Archive | April 2014

Long Live

DesMoinesSkyline2

Downtown Des Moines, Iowa

I live in Iowa…flyover country to most people, but I love it. I love to see the change of seasons (although, after this last winter, I am none too anxious to see that particular season come around again). I live in the capital city, which means that we have access to both our traditional agricultural roots and city living benefits including Broadway shows, outdoor summer concerts, theater, art festivals, kids fest, and the like. We have a children’s zoo, a science center, a spectacular art museum, and a sculpture park. The people who live here are generally friendly, real estate is affordable, and pre-K through grade 16 education is important. More specifically than my general love of my state, I love the geographical location of my house within the state. I am 20 minutes away from three major shopping centers, 2 blocks from a grocery store, less than 2 miles from a SuperTarget, 3 blocks from the elementary school my children attend, and less than 1 block away from the entrance to a major city bike path/jogging trail.  Best of all, it is 20 minute drive from our front door to the front gate of this. Adventureland – a relatively small family-owned theme park plopped down in the middle of Altoona, Iowa. This is the subject of today’s post. This piece of magnificence opens for the 2014 season today (in fact, I’m probably there right now as you read this-thanks WordPress post scheduler!). Adventureland’s opening heralds the true beginning of spring and the slow crescendo to the hot, humid Iowa summer.

A view from the bottom of the ferris wheel.

A view from the bottom of the ferris wheel.

Although Adventureland Park was well established as one of the summer activities by the time I was old enough to enjoy it, I can’t remember one occasion of actually being in this park until I was a teenager. When I was growing up in the 1980’s and 1990’s, I used to see commercials for Adventureland on TV and I wanted to go. Of course I did…who wouldn’t? Many of my friends were able to go at least once during each summer season, but not me. Although, this is before they put in the best part of their resort – the waterpark – so I guess it’s okay. Plus, it’s water (park) under the (train) bridge now. Due to the distinct lack of Adventureland in my childhood, when my own kidlets got to an age where I thought they might enjoy a trip there, I talked my husband into season passes (seriously, you can buy season passes to the place for $100 per person. For the entire season. That price includes both the rides and the waterpark and free parking). Our first summer of Adventureland was in 2012. On that first visit to the park, my then 3-year-old somehow thought the most visible ride as you walk up to the park gate, a huge and scary ferris wheel, was the only ride in the park. Between the time we got out of the car and made it up to the entrance, he convinced himself that I was going to make him ride said ferris wheel, and well, he threw up in the grass. It was not an auspicious start, but I can’t blame him. Hell, if someone tried to make me ride that fucking ferris wheel, I’d throw up in the grass, too! I don’t like ferris wheels.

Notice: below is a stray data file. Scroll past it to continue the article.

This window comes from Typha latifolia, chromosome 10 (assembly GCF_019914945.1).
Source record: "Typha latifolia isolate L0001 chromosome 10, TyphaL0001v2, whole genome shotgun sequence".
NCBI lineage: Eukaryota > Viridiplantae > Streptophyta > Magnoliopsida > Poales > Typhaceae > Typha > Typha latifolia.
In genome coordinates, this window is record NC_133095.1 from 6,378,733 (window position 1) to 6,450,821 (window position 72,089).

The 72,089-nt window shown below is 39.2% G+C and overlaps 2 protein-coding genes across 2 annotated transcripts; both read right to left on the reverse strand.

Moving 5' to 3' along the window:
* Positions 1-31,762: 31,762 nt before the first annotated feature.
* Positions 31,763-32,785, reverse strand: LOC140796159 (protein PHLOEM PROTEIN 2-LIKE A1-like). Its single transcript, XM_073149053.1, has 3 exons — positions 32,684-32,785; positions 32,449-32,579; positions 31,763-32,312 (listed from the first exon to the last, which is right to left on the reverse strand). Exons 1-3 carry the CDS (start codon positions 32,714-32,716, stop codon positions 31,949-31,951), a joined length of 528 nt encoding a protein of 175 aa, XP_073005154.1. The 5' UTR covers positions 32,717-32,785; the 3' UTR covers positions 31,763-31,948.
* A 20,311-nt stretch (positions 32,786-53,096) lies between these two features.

Regardless of my dislike of ferris wheels and big M throwing up at the idea of riding one on that first visit in 2012, once we

Skee-ball time! It's still just $0.25 per game...can you believe it?

Skee-ball time! It’s still just $0.25 per game…can you believe it?